“I never dance until it’s way past midnight, like Cinderella in reverse.” To download ‘Past Midnight/Emily, settling’ — Click Here
In May 2013, Jamie Hamilton began writing material for the follow-up to Roots EP. Disillusioned with the sparse arrangements and formulaic folk-pop sound favoured by a growing number of singer-songwriters, he set out to contrast his picked acoustic guitar and layered vocal harmonies against an electronic backdrop, enlisting the help of artist and fellow Sunbird Records musician Jonathan Lindley to aid in shaping the sound/design of the album. Later in the year, the duo relocated to Tenerife for a month, converting their apartment into a makeshift studio. The result is a schizophrenic soundscape of acoustic and fabricated resonances paired with a dense narrative of what can be lost or found during the transition to adulthood in a 21st century of spiralling distractions.
‘Circles’, Jamie Hamilton’s debut album, is out now.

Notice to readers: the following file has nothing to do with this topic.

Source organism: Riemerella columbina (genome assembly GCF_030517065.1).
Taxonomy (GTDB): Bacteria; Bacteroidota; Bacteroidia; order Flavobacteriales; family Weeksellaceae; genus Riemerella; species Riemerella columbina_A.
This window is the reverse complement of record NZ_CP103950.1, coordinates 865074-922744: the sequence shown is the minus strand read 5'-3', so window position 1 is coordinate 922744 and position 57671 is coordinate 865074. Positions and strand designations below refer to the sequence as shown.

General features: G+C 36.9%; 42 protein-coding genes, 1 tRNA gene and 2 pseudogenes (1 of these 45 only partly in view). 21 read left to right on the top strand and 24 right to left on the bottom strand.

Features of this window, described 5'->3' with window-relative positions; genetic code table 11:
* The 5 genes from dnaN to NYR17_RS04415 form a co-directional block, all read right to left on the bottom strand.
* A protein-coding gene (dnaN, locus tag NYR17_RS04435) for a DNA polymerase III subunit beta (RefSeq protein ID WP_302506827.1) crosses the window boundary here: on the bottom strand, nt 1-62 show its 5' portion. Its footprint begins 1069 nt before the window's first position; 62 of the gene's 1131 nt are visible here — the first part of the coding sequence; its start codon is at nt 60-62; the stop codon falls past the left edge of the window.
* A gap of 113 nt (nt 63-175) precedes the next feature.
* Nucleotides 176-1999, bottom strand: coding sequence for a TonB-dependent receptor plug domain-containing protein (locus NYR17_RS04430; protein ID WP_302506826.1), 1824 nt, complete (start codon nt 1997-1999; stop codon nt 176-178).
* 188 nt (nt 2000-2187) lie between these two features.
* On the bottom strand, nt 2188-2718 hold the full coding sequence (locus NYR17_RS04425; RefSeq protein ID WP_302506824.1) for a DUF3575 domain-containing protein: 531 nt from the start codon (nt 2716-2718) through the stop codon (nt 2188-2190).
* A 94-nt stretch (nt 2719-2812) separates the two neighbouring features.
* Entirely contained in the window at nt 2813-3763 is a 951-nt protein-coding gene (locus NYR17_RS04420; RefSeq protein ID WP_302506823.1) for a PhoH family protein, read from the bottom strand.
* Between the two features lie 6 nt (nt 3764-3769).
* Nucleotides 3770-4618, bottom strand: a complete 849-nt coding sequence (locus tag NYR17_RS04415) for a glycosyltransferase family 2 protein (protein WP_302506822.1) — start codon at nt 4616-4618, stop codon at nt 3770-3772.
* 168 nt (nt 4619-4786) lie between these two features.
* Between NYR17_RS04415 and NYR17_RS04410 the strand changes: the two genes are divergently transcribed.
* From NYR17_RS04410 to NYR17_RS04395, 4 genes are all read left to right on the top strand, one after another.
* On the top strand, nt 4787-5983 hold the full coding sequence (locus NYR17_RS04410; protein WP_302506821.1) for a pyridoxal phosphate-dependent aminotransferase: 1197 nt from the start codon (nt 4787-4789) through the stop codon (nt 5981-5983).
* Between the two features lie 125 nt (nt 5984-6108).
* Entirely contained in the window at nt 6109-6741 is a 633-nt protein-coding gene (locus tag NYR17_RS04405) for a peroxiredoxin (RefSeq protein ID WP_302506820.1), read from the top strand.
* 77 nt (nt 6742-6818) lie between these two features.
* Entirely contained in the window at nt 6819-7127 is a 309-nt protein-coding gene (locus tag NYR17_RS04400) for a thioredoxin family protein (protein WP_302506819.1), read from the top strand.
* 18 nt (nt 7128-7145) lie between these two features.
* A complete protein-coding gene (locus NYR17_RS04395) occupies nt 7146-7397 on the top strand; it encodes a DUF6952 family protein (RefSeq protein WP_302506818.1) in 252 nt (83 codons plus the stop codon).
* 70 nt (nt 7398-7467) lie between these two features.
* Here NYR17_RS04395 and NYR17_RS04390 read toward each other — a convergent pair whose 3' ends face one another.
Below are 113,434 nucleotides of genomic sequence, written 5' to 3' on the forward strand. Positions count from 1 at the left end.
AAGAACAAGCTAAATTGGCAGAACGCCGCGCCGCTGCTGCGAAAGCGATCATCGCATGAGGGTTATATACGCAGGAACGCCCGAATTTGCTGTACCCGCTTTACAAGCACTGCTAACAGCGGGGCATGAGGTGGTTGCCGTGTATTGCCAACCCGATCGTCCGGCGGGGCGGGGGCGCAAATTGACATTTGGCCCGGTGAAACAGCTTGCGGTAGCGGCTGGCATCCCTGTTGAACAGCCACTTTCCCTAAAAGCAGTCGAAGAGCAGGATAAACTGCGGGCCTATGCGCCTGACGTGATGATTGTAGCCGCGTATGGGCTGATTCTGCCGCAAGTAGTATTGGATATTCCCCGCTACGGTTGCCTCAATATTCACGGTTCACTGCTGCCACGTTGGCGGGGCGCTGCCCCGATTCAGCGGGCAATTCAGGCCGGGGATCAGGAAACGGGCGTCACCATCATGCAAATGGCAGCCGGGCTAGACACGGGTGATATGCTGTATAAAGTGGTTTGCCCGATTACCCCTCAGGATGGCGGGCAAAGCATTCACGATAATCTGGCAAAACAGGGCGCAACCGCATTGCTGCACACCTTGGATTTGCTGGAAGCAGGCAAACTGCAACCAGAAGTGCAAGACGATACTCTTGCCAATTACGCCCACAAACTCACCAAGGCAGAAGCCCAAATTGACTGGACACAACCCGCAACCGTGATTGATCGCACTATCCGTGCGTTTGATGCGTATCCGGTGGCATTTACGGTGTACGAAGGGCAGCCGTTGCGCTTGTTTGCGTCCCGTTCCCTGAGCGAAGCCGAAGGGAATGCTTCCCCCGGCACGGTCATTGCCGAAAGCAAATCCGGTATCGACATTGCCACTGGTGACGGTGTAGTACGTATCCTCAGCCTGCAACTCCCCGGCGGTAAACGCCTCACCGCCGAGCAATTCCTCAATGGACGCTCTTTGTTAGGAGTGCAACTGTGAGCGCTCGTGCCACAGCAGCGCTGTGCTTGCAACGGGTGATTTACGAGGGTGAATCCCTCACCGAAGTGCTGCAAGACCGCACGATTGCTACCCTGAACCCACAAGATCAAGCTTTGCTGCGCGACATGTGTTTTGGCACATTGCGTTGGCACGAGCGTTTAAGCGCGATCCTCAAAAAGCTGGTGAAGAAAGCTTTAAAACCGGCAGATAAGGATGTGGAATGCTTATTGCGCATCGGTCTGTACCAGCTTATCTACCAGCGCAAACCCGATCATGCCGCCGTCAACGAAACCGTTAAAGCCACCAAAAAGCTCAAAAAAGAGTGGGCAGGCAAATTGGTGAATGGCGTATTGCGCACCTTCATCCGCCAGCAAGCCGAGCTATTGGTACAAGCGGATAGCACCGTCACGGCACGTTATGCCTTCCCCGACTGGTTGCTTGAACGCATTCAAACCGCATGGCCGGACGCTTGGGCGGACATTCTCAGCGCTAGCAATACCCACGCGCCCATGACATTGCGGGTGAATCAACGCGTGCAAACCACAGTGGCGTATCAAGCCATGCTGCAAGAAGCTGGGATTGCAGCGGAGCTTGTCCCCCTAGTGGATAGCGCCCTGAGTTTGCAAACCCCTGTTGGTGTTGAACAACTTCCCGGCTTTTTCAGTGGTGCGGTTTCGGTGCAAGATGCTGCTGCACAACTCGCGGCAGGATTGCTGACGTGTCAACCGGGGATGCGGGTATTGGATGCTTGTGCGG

On ‘Roots’, Jamie Hamilton admits, “I am not the one”. There’s a sad beauty in the number one. It can mean simplicity. It can mean victory. Independence. Loneliness. It can be powerful or meaningless. Roots EP was built on the number one. Recorded on a single microphone in the same small room as its songs had been conceived and written, one voice and one guitar guide an unwilling passenger through solitary tales of disillusionment and loss. All of the above connotations are present. There is simplicity in the instrumentation (or lack thereof), exposing a vulnerability behind the at times harsh northern dialect. Victory is hidden in the escapism of untethered travel or the warm bursts of companionship in the fleeting harmonies. The coward leaving everything behind in ‘Mirrors’ is empowered with a new independence, but with it comes a loneliness as destructive as that felt by the man howling at the moon in ‘Blueprints’. No matter how meaningless the voice in ‘Protests’ believes himself to be, there is a power in the renewed optimism to defeat the ‘disease’ of a watered-down liberty at the song’s climax.
You don’t need the uncertainty or isolation of its characters to enjoy Roots EP; just headphones, a quiet room and 16 minutes.